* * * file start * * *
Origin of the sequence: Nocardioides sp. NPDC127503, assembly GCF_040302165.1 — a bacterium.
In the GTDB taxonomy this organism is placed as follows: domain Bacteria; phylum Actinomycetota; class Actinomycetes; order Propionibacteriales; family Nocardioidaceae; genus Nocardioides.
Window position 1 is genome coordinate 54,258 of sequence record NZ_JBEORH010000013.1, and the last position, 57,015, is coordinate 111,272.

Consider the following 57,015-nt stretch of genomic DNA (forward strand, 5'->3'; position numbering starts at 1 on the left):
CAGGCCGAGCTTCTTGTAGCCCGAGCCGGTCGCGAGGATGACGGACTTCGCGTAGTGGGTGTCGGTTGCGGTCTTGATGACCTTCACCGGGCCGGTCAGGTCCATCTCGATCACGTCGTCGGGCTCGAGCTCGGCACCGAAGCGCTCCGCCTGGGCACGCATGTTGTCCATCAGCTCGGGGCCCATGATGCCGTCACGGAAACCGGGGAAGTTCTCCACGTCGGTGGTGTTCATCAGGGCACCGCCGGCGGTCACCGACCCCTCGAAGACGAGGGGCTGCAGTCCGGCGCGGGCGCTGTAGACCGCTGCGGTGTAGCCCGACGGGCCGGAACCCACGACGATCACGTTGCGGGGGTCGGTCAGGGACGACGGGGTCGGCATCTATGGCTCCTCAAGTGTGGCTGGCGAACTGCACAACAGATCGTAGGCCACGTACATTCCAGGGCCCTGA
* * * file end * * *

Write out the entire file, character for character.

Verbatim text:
Origin of the sequence: Nocardioides sp. NPDC127503, assembly GCF_040302165.1 — a bacterium.
In the GTDB taxonomy this organism is placed as follows: domain Bacteria; phylum Actinomycetota; class Actinomycetes; order Propionibacteriales; family Nocardioidaceae; genus Nocardioides.
Window position 1 is genome coordinate 54,258 of sequence record NZ_JBEORH010000013.1, and the last position, 57,015, is coordinate 111,272.

Consider the following 57,015-nt stretch of genomic DNA (forward strand, 5'->3'; position numbering starts at 1 on the left):
CAGGCCGAGCTTCTTGTAGCCCGAGCCGGTCGCGAGGATGACGGACTTCGCGTAGTGGGTGTCGGTTGCGGTCTTGATGACCTTCACCGGGCCGGTCAGGTCCATCTCGATCACGTCGTCGGGCTCGAGCTCGGCACCGAAGCGCTCCGCCTGGGCACGCATGTTGTCCATCAGCTCGGGGCCCATGATGCCGTCACGGAAACCGGGGAAGTTCTCCACGTCGGTGGTGTTCATCAGGGCACCGCCGGCGGTCACCGACCCCTCGAAGACGAGGGGCTGCAGTCCGGCGCGGGCGCTGTAGACCGCTGCGGTGTAGCCCGACGGGCCGGAACCCACGACGATCACGTTGCGGGGGTCGGTCAGGGACGACGGGGTCGGCATCTATGGCTCCTCAAGTGTGGCTGGCGAACTGCACAACAGATCGTAGGCCACGTACATTCCAGGGCCCTGA